On Being a Blockhead (in the best sense of the word)

All of Dr. Block’s students, present and past, are known as the ‘Blockheads.’ Having a short-hand way of referring to my colleaues has been handy. As in, “Today I’m having lunch with the Blockheads.”

We have the joy of eating together every other week in Wheaton’s 5-star cafeteria (I’m not kidding, it’s consistently rated in the top five cafeterias in the country). The best part is not the food, though, but the great conversations we have with each other. Someone usually comes with an announcement (such as, “I have an interview tomorrow!” or “I finished writing a chapter yesterday!”), and there are always questions (“Dr. Block, can you explain the way covenants work in the Old Testament?” or “Can anyone recommend the best text book to use on the Minor
Prophets?”).

During two of our recent lunches, Dr. Block has resorted to writing on a napkin to illustrate what he is trying to explain. My only regret is that I did not rescue those napkins from the trash can. They should have been framed, not incinerated! It would be one way of making time stand still the way I wish it would when Dr. Block is drawing from his deep reservoir of knowledge and wisdom and sharing it with the rest of us.

Dr. Block is probably the world’s best supervisor (sorry, fellow students). I was told that before I came, but now I know it for myself. In academia it’s hard to find someone with both a warm heart and a sharp mind. Dr. Block has both in abundance. The joke around here is that when Dr. Block is part of the conversation, sooner or later it comes back to Deuteronomy, which he calls “The Gospel According to Moses.”

That’s why I’m super excited about Dr. Block’s latest book, just released a few weeks ago. The world has been waiting for his NIV Application Commentary on Deuteronomy … and that’s in the
works. (Believe me, it’s good! I’m reading a draft right now.) Meanwhile Wipf & Stock has gathered 8 fabulous essays on particular texts of Deuteronomy that Dr. Block wrote for other venues and bound them in this one volume. Be on the lookout for volume 2, due to hit the shelves by Christmas. The second volume of collected essays will treat various themes in Deuteronomy.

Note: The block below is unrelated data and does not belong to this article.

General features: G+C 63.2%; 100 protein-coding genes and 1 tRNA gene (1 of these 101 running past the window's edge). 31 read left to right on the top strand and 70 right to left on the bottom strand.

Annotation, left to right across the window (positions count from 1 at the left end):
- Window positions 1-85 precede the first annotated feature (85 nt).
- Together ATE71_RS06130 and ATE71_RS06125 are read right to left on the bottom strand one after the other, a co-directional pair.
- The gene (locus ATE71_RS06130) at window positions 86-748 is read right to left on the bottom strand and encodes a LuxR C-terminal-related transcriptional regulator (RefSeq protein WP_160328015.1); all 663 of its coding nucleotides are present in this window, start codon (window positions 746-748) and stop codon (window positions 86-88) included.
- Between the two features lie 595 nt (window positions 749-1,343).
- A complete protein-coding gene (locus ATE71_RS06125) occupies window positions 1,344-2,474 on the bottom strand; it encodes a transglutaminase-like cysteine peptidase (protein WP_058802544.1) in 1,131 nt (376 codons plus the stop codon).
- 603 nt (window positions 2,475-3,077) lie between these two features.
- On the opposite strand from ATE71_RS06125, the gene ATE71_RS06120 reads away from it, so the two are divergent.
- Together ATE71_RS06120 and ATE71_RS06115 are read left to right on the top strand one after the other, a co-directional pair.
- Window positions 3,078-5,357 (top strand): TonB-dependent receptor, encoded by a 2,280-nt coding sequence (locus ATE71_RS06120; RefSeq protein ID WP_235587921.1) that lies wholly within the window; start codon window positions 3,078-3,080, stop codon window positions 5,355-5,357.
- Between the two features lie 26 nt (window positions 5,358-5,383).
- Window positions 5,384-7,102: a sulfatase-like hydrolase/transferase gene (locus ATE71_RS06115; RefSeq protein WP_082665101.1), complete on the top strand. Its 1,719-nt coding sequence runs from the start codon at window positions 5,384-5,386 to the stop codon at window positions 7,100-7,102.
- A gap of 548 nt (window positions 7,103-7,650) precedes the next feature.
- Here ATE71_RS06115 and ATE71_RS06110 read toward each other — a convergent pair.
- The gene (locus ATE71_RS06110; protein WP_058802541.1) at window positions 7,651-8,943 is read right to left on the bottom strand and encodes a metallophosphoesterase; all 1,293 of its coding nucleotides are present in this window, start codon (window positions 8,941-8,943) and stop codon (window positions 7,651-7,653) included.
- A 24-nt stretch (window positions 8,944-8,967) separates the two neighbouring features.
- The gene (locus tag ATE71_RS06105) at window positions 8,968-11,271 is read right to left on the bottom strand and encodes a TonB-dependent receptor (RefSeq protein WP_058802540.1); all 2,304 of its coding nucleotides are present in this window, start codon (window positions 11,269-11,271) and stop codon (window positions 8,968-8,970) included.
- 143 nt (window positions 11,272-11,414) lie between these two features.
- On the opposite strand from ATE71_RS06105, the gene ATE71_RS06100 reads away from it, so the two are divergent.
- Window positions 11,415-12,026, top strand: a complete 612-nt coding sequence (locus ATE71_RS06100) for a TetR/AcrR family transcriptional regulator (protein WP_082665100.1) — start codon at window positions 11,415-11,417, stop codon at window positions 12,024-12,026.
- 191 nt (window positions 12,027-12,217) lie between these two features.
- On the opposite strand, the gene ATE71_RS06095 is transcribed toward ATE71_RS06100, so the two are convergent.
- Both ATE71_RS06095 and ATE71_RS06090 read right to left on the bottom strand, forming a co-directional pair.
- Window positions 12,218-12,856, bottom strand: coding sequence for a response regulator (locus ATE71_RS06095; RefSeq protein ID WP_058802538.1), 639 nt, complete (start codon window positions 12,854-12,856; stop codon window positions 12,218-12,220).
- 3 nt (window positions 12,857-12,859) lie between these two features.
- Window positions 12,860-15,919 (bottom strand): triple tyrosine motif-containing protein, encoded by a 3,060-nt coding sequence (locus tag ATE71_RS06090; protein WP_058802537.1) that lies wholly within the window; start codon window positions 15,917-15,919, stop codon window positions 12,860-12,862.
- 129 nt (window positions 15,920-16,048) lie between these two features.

If you take my advice and buy yourself a copy, I won’t get any commission, but you’ll have my dissertation in a nutshell (chapter 3). You’ll also have my name in print! Can you find me? The last 8 names are Dr. Block’s current students who are in various stages of writing their dissertations (all are pictured in the photo above except Rahel, who wasn’t able to come, and me, because I’m taking the picture). If you are prospective student who is hoping to add your name to this list, the word on the street is that Dr. Block will be accepting at least two more students before he retires (to begin in 2013).

What a tremendous privilege it is to be a Blockhead!

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About Carmen Imes

I entered Wheaton's doctoral program in 2011 with an Old Testament concentration under Dr. Daniel Block. I have an MA in Biblical Studies from Gordon-Conwell Theological Seminary (Charlotte campus), and a BA from Multnomah University in Portland, Oregon. My husband, Danny, and I are missionaries with SIM and we have 3 great kids: Eliana, Emma, and Easton. You can find my personal blog at www.seminarymom.blogspot.com. I'm passionate about the Word of God, both written and incarnate, and I long to see our generation transformed so that we can truly know God and reflect Him to the world.
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